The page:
Before filing a provisional patent application, it is essential to confirm your invention is truly new and unique. You can do this by conducting a patent search or consulting with a patent attorney for assistance.

Another essential factor to take into account when patenting your invention is the country-specific patentability requirements. You can research this at either the United States Patent and Trademark Office (USPTO) or at the World Intellectual Property Organization (WIPO).

Additionally, make sure your invention is nonobvious. Patent law requires that your invention be unique and distinct enough from existing products on the market to make it more useful. This can be challenging when working with a brand-new technology.

If your invention is nonobvious, you may be able to secure a patent even if someone else has already patented it. This is particularly true for methods of treatment where there are numerous similar techniques.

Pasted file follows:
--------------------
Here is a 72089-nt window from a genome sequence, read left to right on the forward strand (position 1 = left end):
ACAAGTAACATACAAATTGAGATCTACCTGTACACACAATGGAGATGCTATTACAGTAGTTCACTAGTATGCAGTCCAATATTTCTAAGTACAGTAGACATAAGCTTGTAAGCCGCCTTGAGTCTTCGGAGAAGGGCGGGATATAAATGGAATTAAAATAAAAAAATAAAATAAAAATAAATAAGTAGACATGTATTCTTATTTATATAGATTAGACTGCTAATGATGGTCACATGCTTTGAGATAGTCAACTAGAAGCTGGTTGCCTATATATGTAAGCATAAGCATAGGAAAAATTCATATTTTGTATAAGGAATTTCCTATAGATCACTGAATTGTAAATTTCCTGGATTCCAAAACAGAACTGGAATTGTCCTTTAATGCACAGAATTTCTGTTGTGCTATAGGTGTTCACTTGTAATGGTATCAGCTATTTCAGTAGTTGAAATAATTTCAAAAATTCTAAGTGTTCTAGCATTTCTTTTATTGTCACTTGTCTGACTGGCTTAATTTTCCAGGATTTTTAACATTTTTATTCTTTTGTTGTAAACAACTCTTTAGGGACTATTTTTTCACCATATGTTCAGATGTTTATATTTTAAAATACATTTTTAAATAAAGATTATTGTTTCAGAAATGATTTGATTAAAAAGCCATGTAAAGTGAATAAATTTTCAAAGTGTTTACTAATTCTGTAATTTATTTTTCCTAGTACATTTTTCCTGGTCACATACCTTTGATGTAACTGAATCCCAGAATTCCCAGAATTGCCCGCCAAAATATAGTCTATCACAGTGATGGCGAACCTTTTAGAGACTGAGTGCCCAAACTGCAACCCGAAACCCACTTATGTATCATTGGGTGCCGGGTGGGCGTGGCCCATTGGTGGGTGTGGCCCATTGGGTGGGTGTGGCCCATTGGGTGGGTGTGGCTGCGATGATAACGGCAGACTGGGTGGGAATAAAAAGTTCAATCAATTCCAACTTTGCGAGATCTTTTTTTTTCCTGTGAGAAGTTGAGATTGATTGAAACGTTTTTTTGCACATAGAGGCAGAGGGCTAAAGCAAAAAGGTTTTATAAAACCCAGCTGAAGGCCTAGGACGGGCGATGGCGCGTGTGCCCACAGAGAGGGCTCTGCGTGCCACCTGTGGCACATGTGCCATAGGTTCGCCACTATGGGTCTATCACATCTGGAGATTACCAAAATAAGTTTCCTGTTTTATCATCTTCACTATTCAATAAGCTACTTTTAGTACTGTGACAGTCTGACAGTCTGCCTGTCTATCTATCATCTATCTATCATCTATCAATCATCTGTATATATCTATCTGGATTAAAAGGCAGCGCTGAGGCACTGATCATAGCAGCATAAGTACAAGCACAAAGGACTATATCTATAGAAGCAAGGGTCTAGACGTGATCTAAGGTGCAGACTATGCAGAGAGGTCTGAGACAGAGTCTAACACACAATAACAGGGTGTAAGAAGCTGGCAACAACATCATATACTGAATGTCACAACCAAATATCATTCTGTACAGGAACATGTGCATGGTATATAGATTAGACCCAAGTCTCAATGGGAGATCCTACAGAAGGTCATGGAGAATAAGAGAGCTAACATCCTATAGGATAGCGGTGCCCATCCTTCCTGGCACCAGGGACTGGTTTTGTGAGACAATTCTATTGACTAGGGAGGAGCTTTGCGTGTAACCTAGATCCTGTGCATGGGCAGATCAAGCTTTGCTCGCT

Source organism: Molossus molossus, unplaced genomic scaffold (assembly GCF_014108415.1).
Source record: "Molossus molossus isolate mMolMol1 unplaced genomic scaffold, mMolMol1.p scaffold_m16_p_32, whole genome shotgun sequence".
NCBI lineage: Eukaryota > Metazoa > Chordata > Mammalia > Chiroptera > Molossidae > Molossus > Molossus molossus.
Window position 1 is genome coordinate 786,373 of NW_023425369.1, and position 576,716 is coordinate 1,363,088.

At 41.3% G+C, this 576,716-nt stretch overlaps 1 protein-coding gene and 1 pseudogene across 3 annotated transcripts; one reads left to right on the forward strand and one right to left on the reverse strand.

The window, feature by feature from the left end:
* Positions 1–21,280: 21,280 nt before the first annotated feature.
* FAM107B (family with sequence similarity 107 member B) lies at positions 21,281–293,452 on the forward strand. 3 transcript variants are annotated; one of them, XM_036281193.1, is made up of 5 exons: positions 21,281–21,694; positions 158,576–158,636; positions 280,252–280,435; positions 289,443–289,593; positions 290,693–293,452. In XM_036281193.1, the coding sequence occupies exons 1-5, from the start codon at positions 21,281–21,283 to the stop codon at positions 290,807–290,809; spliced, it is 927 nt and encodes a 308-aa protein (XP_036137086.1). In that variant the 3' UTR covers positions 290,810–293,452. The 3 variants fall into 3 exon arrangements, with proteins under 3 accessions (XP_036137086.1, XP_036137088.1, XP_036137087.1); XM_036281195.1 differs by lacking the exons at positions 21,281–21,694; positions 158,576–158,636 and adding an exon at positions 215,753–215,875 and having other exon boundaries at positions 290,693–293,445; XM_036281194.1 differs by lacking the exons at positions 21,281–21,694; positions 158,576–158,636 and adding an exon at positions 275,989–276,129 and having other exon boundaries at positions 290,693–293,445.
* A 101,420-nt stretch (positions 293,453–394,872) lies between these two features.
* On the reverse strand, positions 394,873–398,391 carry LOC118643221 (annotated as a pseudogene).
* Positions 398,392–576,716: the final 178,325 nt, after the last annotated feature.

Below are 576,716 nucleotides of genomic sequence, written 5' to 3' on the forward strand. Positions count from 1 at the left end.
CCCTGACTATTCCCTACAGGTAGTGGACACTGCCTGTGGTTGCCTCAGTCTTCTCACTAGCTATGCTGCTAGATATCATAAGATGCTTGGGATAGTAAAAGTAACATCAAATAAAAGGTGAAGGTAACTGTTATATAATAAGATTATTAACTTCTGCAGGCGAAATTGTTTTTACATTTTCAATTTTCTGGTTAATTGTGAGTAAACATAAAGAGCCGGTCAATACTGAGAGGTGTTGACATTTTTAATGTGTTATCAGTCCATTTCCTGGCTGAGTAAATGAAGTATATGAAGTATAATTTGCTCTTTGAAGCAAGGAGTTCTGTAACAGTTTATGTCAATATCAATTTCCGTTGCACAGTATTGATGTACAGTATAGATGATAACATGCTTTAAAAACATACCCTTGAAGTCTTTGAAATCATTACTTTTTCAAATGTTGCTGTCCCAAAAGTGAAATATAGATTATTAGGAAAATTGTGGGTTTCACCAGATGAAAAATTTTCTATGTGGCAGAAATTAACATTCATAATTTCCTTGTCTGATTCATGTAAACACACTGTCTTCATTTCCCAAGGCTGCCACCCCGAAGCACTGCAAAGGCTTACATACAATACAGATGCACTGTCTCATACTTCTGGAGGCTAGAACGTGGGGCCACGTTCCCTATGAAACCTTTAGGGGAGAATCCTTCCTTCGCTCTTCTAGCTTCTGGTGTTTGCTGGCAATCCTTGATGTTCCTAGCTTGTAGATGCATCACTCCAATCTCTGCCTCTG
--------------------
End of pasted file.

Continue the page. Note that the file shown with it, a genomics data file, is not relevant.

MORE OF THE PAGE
Some inventions, however, are not patentable. Examples include frivolous ideas which typically lack patentability; additionally, inventions which lack novelty or significantly differ from previously patented concepts are usually denied protection.

Inventors often rush to file provisional patent applications, leaving out important details that would otherwise be covered by a full nonprovisional patent application. This mistake can have costly repercussions, so it’s essential to be thorough when crafting your provisional patent application.

Additionally, providing diagrams and drawings when preparing a provisional patent application can be beneficial. Doing so will enable the examiner to better comprehend your invention and support your claims.

The earliest filing date of your provisional patent application is essential, as the United States operates under a “first-to-file” system — that is, whoever has the earliest invention filing date will receive priority over others.

Before submitting your invention to the patent office, it’s essential that it meets all other necessary criteria for patent eligibility. Doing this can help avoid extra expenses and rejections due to mistakes.